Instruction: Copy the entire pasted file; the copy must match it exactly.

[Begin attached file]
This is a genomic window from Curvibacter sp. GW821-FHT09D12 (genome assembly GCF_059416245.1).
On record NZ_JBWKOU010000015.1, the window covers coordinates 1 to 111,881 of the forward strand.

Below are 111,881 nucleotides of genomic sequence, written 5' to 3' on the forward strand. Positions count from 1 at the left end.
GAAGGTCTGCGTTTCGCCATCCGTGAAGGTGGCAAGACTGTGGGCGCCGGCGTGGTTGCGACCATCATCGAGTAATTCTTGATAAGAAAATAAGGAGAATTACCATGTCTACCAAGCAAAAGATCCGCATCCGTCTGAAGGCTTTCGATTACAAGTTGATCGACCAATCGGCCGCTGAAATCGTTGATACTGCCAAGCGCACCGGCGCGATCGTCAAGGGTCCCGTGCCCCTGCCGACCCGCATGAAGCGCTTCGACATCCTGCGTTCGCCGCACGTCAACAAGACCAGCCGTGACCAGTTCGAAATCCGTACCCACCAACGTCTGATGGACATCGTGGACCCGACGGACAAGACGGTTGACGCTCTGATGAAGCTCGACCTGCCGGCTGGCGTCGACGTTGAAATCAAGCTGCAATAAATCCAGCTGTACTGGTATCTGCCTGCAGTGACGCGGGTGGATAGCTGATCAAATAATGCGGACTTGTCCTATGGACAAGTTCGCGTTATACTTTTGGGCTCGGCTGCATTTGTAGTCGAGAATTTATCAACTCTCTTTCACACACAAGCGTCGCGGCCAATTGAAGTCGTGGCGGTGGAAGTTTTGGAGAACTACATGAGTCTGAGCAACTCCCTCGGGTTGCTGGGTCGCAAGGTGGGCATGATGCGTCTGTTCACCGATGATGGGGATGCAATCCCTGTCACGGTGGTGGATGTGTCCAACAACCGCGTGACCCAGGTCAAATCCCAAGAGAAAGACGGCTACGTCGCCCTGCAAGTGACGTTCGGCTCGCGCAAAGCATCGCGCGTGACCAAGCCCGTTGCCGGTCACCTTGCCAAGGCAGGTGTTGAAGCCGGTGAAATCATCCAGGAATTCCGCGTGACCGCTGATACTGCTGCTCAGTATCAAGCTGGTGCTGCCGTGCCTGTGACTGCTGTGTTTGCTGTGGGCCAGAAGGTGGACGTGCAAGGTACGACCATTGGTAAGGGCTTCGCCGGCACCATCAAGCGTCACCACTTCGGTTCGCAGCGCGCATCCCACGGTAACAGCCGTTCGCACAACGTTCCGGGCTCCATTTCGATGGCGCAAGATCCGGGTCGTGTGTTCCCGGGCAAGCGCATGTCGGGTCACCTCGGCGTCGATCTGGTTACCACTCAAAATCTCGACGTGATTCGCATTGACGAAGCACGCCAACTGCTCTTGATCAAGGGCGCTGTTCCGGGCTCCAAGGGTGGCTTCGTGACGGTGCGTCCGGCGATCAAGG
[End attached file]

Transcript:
This is a genomic window from Curvibacter sp. GW821-FHT09D12 (genome assembly GCF_059416245.1).
On record NZ_JBWKOU010000015.1, the window covers coordinates 1 to 111,881 of the forward strand.

Below are 111,881 nucleotides of genomic sequence, written 5' to 3' on the forward strand. Positions count from 1 at the left end.
GAAGGTCTGCGTTTCGCCATCCGTGAAGGTGGCAAGACTGTGGGCGCCGGCGTGGTTGCGACCATCATCGAGTAATTCTTGATAAGAAAATAAGGAGAATTACCATGTCTACCAAGCAAAAGATCCGCATCCGTCTGAAGGCTTTCGATTACAAGTTGATCGACCAATCGGCCGCTGAAATCGTTGATACTGCCAAGCGCACCGGCGCGATCGTCAAGGGTCCCGTGCCCCTGCCGACCCGCATGAAGCGCTTCGACATCCTGCGTTCGCCGCACGTCAACAAGACCAGCCGTGACCAGTTCGAAATCCGTACCCACCAACGTCTGATGGACATCGTGGACCCGACGGACAAGACGGTTGACGCTCTGATGAAGCTCGACCTGCCGGCTGGCGTCGACGTTGAAATCAAGCTGCAATAAATCCAGCTGTACTGGTATCTGCCTGCAGTGACGCGGGTGGATAGCTGATCAAATAATGCGGACTTGTCCTATGGACAAGTTCGCGTTATACTTTTGGGCTCGGCTGCATTTGTAGTCGAGAATTTATCAACTCTCTTTCACACACAAGCGTCGCGGCCAATTGAAGTCGTGGCGGTGGAAGTTTTGGAGAACTACATGAGTCTGAGCAACTCCCTCGGGTTGCTGGGTCGCAAGGTGGGCATGATGCGTCTGTTCACCGATGATGGGGATGCAATCCCTGTCACGGTGGTGGATGTGTCCAACAACCGCGTGACCCAGGTCAAATCCCAAGAGAAAGACGGCTACGTCGCCCTGCAAGTGACGTTCGGCTCGCGCAAAGCATCGCGCGTGACCAAGCCCGTTGCCGGTCACCTTGCCAAGGCAGGTGTTGAAGCCGGTGAAATCATCCAGGAATTCCGCGTGACCGCTGATACTGCTGCTCAGTATCAAGCTGGTGCTGCCGTGCCTGTGACTGCTGTGTTTGCTGTGGGCCAGAAGGTGGACGTGCAAGGTACGACCATTGGTAAGGGCTTCGCCGGCACCATCAAGCGTCACCACTTCGGTTCGCAGCGCGCATCCCACGGTAACAGCCGTTCGCACAACGTTCCGGGCTCCATTTCGATGGCGCAAGATCCGGGTCGTGTGTTCCCGGGCAAGCGCATGTCGGGTCACCTCGGCGTCGATCTGGTTACCACTCAAAATCTCGACGTGATTCGCATTGACGAAGCACGCCAACTGCTCTTGATCAAGGGCGCTGTTCCGGGCTCCAAGGGTGGCTTCGTGACGGTGCGTCCGGCGATCAAGG